Open up the curtains on your sout facing windows during the daytime to allow the sun to heat your home. Close them at night to reduce the chill effect from cold windows.
Curtains or drapes can also play a role in how tight they are to the windows. The tighter they are to the windows, the better. Also use heavy duty plastic sheets that can adhere to your window frames. Again, the tighter, the better. Tightness will reduce infiltration on cold air.
Schedule service on your furnace or boiler. Replace your furnace filter as needed.
Turn down the temperature of your water heater – A few degrees could save you a few dollars.
Find and seal air leaks around utility pipes, recessed ceiling lights, cupboards and closets. Add caulk to seal air leaks around outside facing doors and windows.
When you are home, set your thermostat to a lower temperature that you can deal with or are comfortable with. At night, turn your thermostat back 5 to 15 degrees. You can certainly save money by doing this. Of course, we all have comfort preferences, so adjust accordingly.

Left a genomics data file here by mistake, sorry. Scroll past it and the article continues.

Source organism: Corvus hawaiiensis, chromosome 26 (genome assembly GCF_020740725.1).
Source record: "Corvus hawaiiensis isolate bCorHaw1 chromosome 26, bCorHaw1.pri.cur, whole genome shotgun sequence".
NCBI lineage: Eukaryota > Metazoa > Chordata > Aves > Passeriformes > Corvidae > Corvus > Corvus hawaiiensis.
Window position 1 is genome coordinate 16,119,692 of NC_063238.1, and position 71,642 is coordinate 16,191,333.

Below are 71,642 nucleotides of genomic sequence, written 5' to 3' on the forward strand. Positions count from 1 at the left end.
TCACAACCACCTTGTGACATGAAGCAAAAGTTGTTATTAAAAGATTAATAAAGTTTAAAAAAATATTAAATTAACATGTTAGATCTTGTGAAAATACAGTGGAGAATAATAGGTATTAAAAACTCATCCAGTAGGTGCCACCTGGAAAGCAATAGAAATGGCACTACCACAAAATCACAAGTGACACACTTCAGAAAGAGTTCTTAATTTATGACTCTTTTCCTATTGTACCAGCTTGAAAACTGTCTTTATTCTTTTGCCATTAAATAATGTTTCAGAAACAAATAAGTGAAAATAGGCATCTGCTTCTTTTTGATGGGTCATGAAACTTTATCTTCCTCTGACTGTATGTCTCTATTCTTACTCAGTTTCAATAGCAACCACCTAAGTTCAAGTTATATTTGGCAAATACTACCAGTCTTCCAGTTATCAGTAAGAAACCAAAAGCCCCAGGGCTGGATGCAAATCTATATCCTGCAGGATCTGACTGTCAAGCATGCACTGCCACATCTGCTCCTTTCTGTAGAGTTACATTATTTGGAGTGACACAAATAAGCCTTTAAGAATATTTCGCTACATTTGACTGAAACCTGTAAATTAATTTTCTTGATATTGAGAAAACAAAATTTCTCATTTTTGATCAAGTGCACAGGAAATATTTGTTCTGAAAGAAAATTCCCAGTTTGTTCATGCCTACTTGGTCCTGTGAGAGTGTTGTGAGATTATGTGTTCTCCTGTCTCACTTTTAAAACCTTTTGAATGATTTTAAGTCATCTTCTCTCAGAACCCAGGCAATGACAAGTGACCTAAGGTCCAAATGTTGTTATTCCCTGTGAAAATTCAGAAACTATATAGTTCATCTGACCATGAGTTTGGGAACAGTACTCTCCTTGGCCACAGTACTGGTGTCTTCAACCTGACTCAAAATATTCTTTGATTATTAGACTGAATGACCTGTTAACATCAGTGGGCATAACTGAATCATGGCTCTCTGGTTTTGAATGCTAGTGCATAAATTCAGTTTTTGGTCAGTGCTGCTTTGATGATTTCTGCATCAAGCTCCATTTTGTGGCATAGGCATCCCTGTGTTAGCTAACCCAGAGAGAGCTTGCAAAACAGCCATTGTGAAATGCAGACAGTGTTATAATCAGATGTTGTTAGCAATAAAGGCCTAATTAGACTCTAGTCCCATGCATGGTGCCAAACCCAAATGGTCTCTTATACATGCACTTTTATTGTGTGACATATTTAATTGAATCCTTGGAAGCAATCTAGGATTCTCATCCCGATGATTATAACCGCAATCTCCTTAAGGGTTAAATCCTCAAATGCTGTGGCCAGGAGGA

In any weather circumstance, if your registers are covered or obstructed in any way, you will lose the benefit of that register. As an example, if your bedroom is cold in the winter because the air is obstructed somehow, that room will likely never be to your comfort level. If the location of the thermostat is in a room where the air is unobstructed, the air temperature will always be satisfied based on that thermostat setting. Your bedroom will struggle to reach the level of that thermostat in your bedroom, if the air is not getting to that room, there will be an even greater temperature disparity.
Adding a humidifier to your home can help you feel warmer at lower temperatures. Remember how warm it feels in a Wisconsin Summer when it’s humid? The same applies to winter.